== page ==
Barents Euro-Arctic Council (BEAC)
Transcript of Remarks and Response to Media Questions by Russian Minister of Foreign Affairs Sergey Lavrov at Joint Press Conference after Sixth Arctic Council Meeting, Norway, April 29, 2009
I am gratified that all the tasks set at the previous Arctic Council session in Salekhard have been accomplished. I want to note the services of the Norwegian chairmanship, to thank the Norwegians for their efforts and to wish the Danish chairmanship success.
Among the decisions made today are two Russian initiatives: to establish a multilateral system for preventing and neutralizing the consequences of man-made disasters and to establish a system of search and rescue. We also suggested additional projects to our partners, in particular, concerning creating a pan-Arctic electronic library ‘Electronic Memory of the Arctic,' and expanding collaboration between coast guards of Arctic states.
I fully agree that the existing norms of international law help solve any issues that may arise in the Arctic.
By decision of President Dmitry Medvedev, the guidelines for the Russian Federation's state policy in the Arctic to 2020 were approved last year. They articulated the task of promoting multilateral Arctic cooperation with the employment of all the existing norms of international law and entities, the Arctic Council in the first place.
In conclusion I want to say that practical activities of the Arctic Council, which we have consistently sought to strengthen, debunk every prognosis that the Arctic is becoming a potential source of conflict. Such has never been, nor will ever be, the case.
Question: Is Russia planning to create security forces in this region? Will the Russian military contingent be increased there? How do you envision the role of observer countries in the Arctic Council which are not Arctic countries, for example China or Japan?
Foreign Minister Lavrov: We do not intend to increase our armed presence in the Arctic. Decisions being adopted to strengthen the capabilities of the coast guard are important for rescue operations in these areas. There are no plans to introduce any extra armed forces in addition to the regular units performing their functions.
We have heard of various ideas concerning development of security cooperation in the framework of organizations which are not part of the Arctic Council. But those are not Russian proposals. I hope that any likely proposals in this sphere will be regulated by mechanisms of the Arctic Council. That's the exact decision of last year's Arctic Ocean Conference at Ilulissat. I hope that this decision will be respected by all countries.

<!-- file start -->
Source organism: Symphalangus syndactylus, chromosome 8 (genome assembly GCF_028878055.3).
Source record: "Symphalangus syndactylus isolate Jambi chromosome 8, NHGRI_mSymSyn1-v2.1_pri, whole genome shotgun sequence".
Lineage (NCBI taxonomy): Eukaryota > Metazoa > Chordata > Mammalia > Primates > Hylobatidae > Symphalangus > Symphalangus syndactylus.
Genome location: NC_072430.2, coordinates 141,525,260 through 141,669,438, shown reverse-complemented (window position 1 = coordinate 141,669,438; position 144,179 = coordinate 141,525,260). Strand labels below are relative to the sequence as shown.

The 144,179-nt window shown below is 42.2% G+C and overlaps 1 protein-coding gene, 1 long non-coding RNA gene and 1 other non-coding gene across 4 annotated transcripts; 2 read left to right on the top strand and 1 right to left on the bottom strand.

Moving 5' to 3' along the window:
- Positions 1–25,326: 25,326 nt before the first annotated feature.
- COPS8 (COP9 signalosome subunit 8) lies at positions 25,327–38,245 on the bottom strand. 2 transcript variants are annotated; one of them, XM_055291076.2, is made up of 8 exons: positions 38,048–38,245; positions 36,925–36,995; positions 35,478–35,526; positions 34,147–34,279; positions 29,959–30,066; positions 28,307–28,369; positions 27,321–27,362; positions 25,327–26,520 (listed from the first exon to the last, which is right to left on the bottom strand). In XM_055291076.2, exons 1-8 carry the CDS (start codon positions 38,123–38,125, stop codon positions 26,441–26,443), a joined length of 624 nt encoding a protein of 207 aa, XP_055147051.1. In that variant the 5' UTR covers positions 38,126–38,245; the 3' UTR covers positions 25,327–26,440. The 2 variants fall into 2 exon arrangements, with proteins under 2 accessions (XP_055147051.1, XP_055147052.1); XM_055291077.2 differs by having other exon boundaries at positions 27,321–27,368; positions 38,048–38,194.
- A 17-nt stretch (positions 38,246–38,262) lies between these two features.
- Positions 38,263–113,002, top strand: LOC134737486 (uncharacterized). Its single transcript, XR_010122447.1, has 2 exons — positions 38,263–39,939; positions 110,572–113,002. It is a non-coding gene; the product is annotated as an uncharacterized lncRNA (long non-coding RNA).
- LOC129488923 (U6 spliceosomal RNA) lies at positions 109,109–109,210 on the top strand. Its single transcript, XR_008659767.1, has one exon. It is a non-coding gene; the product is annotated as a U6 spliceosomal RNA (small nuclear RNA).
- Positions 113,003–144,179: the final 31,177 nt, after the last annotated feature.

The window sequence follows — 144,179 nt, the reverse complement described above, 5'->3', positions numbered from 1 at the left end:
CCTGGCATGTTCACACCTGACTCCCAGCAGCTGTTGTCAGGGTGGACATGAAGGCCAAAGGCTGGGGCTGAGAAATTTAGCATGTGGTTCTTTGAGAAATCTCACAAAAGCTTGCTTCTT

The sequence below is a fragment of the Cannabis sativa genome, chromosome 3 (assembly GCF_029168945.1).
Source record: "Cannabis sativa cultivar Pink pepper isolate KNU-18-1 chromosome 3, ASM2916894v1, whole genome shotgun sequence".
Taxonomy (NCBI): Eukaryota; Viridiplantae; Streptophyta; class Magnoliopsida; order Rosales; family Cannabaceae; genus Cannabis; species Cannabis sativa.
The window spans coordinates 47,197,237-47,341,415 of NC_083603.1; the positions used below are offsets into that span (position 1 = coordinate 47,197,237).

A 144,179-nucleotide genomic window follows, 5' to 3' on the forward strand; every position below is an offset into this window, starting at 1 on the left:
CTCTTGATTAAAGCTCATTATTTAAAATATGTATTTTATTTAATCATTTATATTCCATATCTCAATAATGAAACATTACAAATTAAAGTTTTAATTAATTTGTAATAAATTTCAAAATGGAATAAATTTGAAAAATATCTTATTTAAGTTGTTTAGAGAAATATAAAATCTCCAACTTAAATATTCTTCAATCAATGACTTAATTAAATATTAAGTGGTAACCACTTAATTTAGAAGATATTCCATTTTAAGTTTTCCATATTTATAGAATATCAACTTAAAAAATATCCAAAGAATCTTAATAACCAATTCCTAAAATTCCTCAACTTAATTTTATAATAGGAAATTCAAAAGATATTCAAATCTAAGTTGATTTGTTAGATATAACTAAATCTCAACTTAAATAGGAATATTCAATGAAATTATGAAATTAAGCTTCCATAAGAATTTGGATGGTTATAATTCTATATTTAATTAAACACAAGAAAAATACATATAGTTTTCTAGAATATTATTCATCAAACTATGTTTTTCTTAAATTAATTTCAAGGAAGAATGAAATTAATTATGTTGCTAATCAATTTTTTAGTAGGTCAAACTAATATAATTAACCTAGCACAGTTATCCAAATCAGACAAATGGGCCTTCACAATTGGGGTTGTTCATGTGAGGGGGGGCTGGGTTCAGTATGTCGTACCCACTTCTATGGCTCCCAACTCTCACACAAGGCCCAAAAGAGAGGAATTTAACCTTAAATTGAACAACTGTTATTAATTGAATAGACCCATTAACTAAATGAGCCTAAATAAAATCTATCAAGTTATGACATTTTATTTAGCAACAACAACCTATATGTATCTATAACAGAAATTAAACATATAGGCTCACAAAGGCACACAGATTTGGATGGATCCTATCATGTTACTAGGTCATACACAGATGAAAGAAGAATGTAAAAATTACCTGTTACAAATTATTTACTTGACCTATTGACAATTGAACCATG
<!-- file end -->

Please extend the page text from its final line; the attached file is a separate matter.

As to observers, we welcome all who make their contribution to our work. We expect observers to take into account the positions of all Council participants. If we see that our partners are ready to facilitate realization of the goals approved by the Arctic Council member countries, we will always be able to find a common language with them.
Question: The United States has declared an intention to head up the talks in Copenhagen. What will be the role and aim of Russia in the negotiation process?
Foreign Minister Lavrov: I cannot speak for the United States. You better put this question directly to my American counterpart. Russia is interested in the success of the conference in Copenhagen. We are actively involved in the work of this forum and believe a just solution must ultimately be worked out that meets the interests of all participants. We hope that its concrete parameters and objectives will be developed on a professional and universal basis.
Question: Was the question of a possible legislative prohibition of a military presence in the Arctic discussed in the Council?
Foreign Minister Lavrov: We did not discuss this theme. As I have already noted, our common position is that the existing norms of international law help solve any issues in the development of cooperation in this region.
April 29, 2009